“Every single one is doing a plain white leather sneaker,” he says. “The premium brands might pinch a bit of business from the original trainer brands, because they have their own dedicated customers who can now buy the designer version where they might have previously bought a collaboration.”
“Footwear has become a bit homogenised, which is why customers have polarised back to brands that resonate with them from a while ago, like the Stan Smiths. People are going back to the originals. It’s a confidence thing - it’s tried and tested.”
While Verdict’s Sharma points out that both sports brands and fashion retailers have experienced a “second wind” thanks to the athleisure trend, she agrees that sports brands often have a technical advantage.
“Both players have done really well out of the trainers trend. Desirable sports brands with a fashion element have performed well, because they often produce very fashion forward propositions. JD Sports has had a good year, which is partly due to its huge choice of trainers. With trainers, people care about fit and comfort and in that sector the sports players are unrivalled. Trainers from a fashion chain like Zara or Primark won’t have the same benefits.”
Retailers must focus on comfort if they want to stand out in the increasingly competitive trainers market, argues Heggarty. “Even within the trainers market, there are some styles that are more comfortable than others and it’s the more uncomfortable styles that don’t tend to work as well for us [at Pam Pam].”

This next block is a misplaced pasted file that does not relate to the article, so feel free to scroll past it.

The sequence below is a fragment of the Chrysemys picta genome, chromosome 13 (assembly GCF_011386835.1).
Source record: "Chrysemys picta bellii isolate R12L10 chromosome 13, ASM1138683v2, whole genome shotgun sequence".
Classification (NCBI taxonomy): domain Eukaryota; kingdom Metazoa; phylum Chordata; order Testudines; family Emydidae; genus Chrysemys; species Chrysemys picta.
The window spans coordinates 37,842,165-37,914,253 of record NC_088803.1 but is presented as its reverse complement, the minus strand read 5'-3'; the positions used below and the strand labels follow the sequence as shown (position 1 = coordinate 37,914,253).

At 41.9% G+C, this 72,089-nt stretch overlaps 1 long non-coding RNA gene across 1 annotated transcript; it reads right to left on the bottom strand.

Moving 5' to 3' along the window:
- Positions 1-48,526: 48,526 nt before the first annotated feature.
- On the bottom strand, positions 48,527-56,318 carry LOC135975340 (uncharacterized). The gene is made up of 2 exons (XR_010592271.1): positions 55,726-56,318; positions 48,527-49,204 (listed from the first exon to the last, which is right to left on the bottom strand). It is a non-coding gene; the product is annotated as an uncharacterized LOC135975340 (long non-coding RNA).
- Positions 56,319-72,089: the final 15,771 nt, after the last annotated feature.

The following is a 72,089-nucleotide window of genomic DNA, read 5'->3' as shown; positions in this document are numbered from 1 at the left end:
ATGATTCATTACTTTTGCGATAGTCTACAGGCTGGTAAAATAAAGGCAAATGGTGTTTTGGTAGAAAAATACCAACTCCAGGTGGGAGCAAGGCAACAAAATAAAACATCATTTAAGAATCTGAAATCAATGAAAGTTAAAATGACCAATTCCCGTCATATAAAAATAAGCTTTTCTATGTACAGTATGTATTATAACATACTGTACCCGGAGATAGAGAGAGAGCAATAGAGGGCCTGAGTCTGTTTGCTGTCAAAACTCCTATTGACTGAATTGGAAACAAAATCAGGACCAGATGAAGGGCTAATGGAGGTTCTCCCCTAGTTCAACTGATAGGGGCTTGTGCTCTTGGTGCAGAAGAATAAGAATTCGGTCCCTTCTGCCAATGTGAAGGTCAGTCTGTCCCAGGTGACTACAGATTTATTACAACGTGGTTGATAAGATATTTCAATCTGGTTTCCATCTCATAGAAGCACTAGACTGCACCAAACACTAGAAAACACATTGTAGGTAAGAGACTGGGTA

The demand for fashion-forward women’s trainers from both classic sports brands and fashion retailers shows no signs of slowing down. As retailers and brands develop new styles and technology to compete for consumers spend and attention, it looks like the trainers market is putting its best foot forward.
Four of 2016’s biggest trainer collaborations
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PUMA x FENTY by Rihanna
“The Trainer” is pop star Rihanna’s take on a sports trainer, with a fashion-forward and futuristic flair. Debuted at the Puma by Rihanna fashion show at New York Fashion Week in February, the womenswear shoe was launched in June and retails at £140.
NikeCourt Roshe LD-1000
Nikecourt air max 1 ultra 1 original
Featuring an embroidered rose pattern on the upper and a Serena Williams quote on the inside, the NikeCourt Roshe LD-1000 is designed to pay tribute to the tennis icon. The womenswear trainers were launched in May with prices ranging from £130 to £165.
Adidas + Kanye West Yeezy Boost 750
Kanye West’s ongoing colloborations with Adidas have been instant sell-outs as soon as they hit shelves. The latest version of his space inspired Yeezy Boost’s were released in October this year.
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Vans x Toy Story
Trainer giant Vans has teamed up with Pixar to launch a hotly anticipated collection featuring Toy Story characters. The mens, womens and childrenswear collection is inspired by childhood favourites Woody and Buzz and will be avaliable from the end of November.